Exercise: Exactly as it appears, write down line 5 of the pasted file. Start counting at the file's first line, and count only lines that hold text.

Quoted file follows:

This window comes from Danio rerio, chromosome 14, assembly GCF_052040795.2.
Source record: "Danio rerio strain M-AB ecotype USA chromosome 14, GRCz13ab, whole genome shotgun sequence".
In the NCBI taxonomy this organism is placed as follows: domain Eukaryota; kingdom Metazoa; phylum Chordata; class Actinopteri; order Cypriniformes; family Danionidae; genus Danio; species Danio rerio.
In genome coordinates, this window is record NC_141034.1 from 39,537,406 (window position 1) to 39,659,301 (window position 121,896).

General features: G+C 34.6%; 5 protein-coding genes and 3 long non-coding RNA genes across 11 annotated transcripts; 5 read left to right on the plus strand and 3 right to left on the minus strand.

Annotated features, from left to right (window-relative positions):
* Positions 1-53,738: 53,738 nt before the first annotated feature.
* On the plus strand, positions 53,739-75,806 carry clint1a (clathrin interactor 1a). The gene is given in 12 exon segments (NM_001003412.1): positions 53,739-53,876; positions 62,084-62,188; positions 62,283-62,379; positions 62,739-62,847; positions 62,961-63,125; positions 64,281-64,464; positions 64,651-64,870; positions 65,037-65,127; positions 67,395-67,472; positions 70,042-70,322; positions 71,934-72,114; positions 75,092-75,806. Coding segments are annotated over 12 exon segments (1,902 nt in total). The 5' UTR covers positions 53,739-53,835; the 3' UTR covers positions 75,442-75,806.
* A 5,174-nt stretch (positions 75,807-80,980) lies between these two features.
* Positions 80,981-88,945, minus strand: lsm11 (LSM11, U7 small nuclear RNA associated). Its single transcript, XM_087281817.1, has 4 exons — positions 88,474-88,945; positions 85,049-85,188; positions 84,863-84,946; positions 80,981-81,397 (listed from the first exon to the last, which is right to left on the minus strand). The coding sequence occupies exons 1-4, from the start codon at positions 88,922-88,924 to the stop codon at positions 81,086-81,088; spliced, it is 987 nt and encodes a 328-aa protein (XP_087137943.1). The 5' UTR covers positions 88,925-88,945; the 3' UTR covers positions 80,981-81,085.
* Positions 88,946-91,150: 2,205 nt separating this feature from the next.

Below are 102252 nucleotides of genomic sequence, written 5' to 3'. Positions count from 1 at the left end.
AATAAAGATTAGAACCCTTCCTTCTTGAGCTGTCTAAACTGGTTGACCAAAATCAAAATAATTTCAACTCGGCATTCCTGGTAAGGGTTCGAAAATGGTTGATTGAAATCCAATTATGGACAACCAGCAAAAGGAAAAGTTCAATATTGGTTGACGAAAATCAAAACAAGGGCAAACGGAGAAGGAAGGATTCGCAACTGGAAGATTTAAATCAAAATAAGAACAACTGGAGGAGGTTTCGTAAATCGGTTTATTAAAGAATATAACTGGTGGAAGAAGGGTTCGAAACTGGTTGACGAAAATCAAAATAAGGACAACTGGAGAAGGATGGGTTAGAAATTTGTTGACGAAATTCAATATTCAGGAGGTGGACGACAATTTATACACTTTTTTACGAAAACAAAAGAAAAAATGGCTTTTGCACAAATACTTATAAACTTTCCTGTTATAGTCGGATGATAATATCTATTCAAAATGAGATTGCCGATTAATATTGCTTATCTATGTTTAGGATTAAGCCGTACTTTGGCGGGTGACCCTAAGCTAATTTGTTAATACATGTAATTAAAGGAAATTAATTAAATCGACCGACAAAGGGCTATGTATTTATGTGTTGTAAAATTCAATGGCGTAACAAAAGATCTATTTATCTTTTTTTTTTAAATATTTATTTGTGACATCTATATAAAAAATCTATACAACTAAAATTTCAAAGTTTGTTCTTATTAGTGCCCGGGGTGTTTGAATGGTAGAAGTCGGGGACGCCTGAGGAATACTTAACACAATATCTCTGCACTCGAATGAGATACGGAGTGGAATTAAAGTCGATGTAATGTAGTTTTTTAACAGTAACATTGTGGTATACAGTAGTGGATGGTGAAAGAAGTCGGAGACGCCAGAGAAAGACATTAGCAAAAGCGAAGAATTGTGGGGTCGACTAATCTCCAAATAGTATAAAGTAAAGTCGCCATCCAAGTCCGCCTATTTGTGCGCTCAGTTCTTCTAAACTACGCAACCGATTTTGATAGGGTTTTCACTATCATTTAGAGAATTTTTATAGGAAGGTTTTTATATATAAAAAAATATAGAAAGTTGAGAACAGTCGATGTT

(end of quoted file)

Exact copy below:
General features: G+C 34.6%; 5 protein-coding genes and 3 long non-coding RNA genes across 11 annotated transcripts; 5 read left to right on the plus strand and 3 right to left on the minus strand.